How Would Jesus Govern?

The Good Government Series

Christians and the societies we populate have debated for centuries the extent to which we should be involved in the political process and in government. The wider culture also debates how much influence Christianity, and religion in general, should influence government, as evidenced by the near universal recitation of the “separation of church and state” mantra.

Despite all this, or because of it, politicians increasingly guilt the populate into either supporting or rejecting proposed government initiatives by telling us what Jesus or the Bible requires us to do.

Christians, too, maintain a vigorous intramural debate over what particular form of government and what sorts of rulers we should prefer. That is, Christians cite the Bible to one another as proof that Christians can’t vote Democrat, or Christians can’t vote Republican, and to resolve questions such as whether we should be conservative or liberal, right or left, capitalist or socialist, as well as to rally support for particular government causes, laws and programs.

Rather than approach this brier patch of issues head on, it might be better for the believer to understand what the Bible might says about goals for governmental  and personal action, and the differences between them. Accordingly, I plan to post a series of articles about how the Bible guides the Christian’s preferences for government, and how those core goals or priorities then affect the various issues we might face.

Operating Assumptions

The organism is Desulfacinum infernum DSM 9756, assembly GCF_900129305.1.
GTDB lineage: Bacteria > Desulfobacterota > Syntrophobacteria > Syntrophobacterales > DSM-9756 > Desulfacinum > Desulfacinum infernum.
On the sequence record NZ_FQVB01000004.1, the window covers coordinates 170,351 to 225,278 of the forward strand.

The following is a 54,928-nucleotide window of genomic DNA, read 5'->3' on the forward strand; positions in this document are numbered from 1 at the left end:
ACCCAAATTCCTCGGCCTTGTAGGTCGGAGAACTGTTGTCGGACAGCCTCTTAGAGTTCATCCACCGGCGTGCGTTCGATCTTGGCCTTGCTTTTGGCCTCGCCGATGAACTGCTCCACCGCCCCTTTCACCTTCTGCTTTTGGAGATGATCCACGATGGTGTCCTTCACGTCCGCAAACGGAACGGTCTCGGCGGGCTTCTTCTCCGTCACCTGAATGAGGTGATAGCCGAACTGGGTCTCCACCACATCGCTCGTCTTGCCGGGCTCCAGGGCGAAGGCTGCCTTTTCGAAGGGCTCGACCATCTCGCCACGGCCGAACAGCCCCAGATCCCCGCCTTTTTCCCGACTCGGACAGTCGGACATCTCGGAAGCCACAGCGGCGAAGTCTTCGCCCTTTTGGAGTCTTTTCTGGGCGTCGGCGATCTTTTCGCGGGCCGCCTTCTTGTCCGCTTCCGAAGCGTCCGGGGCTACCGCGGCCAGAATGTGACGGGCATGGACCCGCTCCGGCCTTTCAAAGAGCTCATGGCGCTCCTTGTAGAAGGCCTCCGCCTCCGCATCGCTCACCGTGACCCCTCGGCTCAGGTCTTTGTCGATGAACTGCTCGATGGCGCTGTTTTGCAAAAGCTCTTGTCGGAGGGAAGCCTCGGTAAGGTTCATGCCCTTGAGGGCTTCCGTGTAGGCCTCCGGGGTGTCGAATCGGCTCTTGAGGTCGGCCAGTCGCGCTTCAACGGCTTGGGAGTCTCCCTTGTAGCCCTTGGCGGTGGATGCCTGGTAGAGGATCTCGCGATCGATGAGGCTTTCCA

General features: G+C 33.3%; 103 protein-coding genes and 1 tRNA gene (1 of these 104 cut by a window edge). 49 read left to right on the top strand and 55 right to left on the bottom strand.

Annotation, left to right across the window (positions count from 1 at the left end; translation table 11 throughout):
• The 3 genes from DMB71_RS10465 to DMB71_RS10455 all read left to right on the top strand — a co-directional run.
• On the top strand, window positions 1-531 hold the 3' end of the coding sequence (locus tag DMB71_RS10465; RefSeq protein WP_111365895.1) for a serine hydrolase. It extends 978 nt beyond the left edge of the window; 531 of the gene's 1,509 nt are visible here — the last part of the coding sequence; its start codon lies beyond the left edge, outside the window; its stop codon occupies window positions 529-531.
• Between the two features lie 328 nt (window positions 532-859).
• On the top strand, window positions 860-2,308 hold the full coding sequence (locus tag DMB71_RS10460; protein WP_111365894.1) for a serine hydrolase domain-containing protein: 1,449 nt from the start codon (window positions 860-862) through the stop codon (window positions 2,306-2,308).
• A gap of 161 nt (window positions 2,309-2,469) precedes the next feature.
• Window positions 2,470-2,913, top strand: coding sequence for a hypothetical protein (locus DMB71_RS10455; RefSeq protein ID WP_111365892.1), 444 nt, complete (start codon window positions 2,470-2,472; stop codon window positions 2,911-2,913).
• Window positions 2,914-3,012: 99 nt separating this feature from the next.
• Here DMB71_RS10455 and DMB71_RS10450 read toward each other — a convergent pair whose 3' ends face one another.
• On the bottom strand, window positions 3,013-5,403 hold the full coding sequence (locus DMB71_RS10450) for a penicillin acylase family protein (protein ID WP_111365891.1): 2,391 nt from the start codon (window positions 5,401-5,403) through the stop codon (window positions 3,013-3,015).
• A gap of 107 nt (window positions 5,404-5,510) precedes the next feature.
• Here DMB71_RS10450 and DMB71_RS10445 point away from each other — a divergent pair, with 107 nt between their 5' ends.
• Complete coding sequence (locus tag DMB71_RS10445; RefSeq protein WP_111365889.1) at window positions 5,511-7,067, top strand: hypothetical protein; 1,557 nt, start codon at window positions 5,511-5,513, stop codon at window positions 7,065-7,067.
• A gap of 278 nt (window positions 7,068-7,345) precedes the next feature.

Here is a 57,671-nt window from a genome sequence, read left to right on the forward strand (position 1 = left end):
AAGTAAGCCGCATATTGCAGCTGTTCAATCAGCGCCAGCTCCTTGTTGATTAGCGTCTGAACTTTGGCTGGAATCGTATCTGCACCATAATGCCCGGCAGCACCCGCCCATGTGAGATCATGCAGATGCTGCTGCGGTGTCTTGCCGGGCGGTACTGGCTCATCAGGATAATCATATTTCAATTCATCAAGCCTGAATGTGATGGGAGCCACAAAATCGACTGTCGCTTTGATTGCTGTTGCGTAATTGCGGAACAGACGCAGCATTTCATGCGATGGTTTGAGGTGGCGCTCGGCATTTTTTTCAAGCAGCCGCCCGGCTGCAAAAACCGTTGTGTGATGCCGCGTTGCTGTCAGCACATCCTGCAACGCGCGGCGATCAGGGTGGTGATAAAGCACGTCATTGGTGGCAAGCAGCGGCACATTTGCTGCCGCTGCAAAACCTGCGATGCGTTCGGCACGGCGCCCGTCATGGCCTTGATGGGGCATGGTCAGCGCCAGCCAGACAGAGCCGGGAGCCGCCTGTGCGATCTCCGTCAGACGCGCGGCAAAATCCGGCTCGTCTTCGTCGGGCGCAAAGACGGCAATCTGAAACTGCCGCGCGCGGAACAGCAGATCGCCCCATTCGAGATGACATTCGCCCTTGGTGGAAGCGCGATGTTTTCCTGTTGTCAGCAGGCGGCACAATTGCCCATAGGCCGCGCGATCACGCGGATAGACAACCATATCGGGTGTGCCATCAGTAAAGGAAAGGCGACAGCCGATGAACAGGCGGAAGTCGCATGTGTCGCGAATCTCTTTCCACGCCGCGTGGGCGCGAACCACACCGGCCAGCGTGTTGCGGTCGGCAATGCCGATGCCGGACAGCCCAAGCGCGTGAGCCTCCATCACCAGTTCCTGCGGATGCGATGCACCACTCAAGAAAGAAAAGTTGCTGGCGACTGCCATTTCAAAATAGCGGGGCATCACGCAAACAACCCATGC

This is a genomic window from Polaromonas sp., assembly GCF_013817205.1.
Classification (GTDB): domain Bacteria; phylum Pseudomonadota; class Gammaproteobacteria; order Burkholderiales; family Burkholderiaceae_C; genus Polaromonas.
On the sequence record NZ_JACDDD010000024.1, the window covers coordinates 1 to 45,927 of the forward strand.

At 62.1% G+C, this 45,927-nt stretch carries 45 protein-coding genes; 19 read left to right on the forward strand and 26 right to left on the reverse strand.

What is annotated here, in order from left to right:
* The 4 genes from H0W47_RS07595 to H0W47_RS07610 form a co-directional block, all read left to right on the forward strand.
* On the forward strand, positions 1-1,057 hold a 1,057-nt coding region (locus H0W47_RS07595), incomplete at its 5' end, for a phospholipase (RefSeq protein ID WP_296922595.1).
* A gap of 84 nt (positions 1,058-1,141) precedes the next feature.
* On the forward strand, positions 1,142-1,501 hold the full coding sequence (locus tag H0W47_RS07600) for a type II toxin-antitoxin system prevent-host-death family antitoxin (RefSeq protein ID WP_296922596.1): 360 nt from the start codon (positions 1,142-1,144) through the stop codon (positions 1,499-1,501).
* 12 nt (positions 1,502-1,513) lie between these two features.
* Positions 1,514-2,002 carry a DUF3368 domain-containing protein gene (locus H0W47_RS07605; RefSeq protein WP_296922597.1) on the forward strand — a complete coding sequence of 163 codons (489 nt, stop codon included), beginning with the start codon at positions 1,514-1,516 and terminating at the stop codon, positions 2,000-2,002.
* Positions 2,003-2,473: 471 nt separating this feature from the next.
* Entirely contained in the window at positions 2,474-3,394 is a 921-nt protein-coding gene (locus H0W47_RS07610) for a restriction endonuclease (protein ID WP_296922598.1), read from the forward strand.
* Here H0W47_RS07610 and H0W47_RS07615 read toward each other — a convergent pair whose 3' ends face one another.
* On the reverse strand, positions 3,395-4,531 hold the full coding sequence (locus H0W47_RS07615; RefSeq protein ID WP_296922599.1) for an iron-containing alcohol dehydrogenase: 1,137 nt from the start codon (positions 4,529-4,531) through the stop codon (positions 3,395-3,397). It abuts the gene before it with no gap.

I will operate under a couple of assumptions. First, I will be speaking to those who agree that the Bible is the Word of God, and is our functional authority for faith and life. Where it speaks to issues of government, or where reasonable inferences can be drawn, our thought and practice should yield to its direction. I hope that those who do not see the Bible this way will nevertheless find the discussion beneficial as a window into the manner in which the typical believer might navigate matters of faith and citizenry.

Second, I assume that we agree that the believer should maintain some level of involvement with the broader culture, specifically government, even if it is merely to wisely steward the privilege of participating in government through voting in an informed fashion.

For those who fear (or hope) that I might advocate for some kind of “Christian rule,” a word of comfort (or correction): it is not necessary that government officials — our “rulers” — be Christian. Neither is it prohibited. To paraphrase the late Justice Antonin Scalia, there is no “Christian way” to govern, or to flip a hamburger.

In fact, I submit that it is terribly difficult for the average Christian voter living in Alabama or Wisconsin to discern, from a distance, the legitimacy of a Washington politician’s profession of faith, or the bona fides of his theological acumen. Those determinations are not off limits for everyone, but they are instead the responsibility of the professing Christian’s local church. It would certainly be relevant, however, if one who desires us to submit to his governance does not submit himself to the local church, for it to make those determinations.

The goal for the Christian voter is not to enter the misty realm of determining whether the ruler is a good Christian, but to assess whether what he proposes is consistent with good government.

In other words, it is not required that a man be a good Christian — or a Christian at all — in order for him to be a good governor. What I hope to demonstrate is that there are, for the Christian citizen-voter, there are other biblical concepts that are better indicators of both good government and good governors.

What I will propose here are preferences — informed by the Bible — that equip the believer to vote and advocate for good government in a godly fashion.

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